The lattice layer 320 is stacked on the substrate 310 and includes first and second lattices 322 and 324 at both ends thereof. The passive waveguide 330 is stacked on the lattice layer 320. The gain waveguide 340 is stacked on the central portion of the passive waveguide 330 with a shorter length than the passive waveguide 330, and amplifies the optical signal input therein. The clad 350 is laminated so as to surround the gain waveguide 340. The grating layer 320 and the cladding 350 have a refractive index lower than that of the gain waveguide 340 and the passive waveguide 330. The optical signal input to one end of the passive waveguide 330 is transferred to the gain waveguide 340 to obtain a gain while traveling inside the passive waveguide 330, and further transferred to the passive waveguide 330 and output through the other end. The

  However, the double waveguide DBR semiconductor optical amplifier 300 has a limitation in the efficiency of optical coupling between the gain waveguide 340 and the passive waveguide 330, and thus has a disadvantage of degrading the characteristics of the semiconductor optical amplifier 300. is there.

  Thus, the technical improvement has been required in the field of semiconductor optical amplifiers.

  In view of the above-described background, an object of the present invention is to provide a semiconductor optical amplifier that can realize stable lasing while forming only one gain waveguide without separately configuring a gain waveguide and a passive waveguide. There is.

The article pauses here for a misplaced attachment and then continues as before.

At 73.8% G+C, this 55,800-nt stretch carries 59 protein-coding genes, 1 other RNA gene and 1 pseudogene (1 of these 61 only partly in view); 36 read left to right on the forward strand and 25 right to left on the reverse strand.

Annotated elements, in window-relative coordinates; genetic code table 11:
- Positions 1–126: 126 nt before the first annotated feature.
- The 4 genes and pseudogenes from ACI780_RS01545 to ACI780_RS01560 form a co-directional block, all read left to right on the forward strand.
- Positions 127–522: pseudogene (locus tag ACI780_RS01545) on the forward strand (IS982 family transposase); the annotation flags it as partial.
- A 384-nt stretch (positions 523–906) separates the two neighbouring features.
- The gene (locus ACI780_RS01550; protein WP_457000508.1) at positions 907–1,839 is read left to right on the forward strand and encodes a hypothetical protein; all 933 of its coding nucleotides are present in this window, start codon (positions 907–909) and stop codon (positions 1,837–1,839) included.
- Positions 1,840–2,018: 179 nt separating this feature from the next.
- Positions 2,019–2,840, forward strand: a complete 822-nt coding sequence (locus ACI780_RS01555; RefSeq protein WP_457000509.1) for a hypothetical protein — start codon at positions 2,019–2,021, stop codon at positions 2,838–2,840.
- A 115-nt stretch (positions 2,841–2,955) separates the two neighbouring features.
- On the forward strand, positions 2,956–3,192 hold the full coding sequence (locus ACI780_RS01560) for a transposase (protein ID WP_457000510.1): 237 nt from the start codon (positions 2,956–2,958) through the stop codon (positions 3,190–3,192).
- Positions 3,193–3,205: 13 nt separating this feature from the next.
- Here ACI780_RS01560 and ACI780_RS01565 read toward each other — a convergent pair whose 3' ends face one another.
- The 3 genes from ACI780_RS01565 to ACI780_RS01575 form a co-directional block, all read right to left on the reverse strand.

In order to achieve such an object, a gain-clamped semiconductor optical amplifier according to the present invention includes a gain waveguide for amplifying an optical signal input therein, and a first grating disposed at a first end. And the gain waveguide is disposed on the grating layer so as to be in contact with the first grating.

  According to the present invention, by forming a grating only at both ends or one end of the gain waveguide, it is possible to stably realize the lasing required for fixing the gain of the semiconductor optical amplifier, and to achieve passive conduction. Since a waveguide is not required, an additional process according to separately manufacturing a passive waveguide is not required. In addition, there is no longer a factor in the degradation of the characteristics of the semiconductor optical amplifier due to a decrease in the optical coupling efficiency between the gain waveguide and the passive waveguide. Therefore, it is possible to manufacture a semiconductor optical amplifier having a stable gain fixing characteristic by a simple manufacturing process.

  DESCRIPTION OF EXEMPLARY EMBODIMENTS Hereinafter, preferred embodiments of the invention will be described in detail with reference to the accompanying drawings. In the following description, detailed descriptions of well-known functions or configurations are omitted in order to clarify only the gist of the present invention. In the drawings, the same reference numerals and numbers are used in common for the same components and parts as much as possible.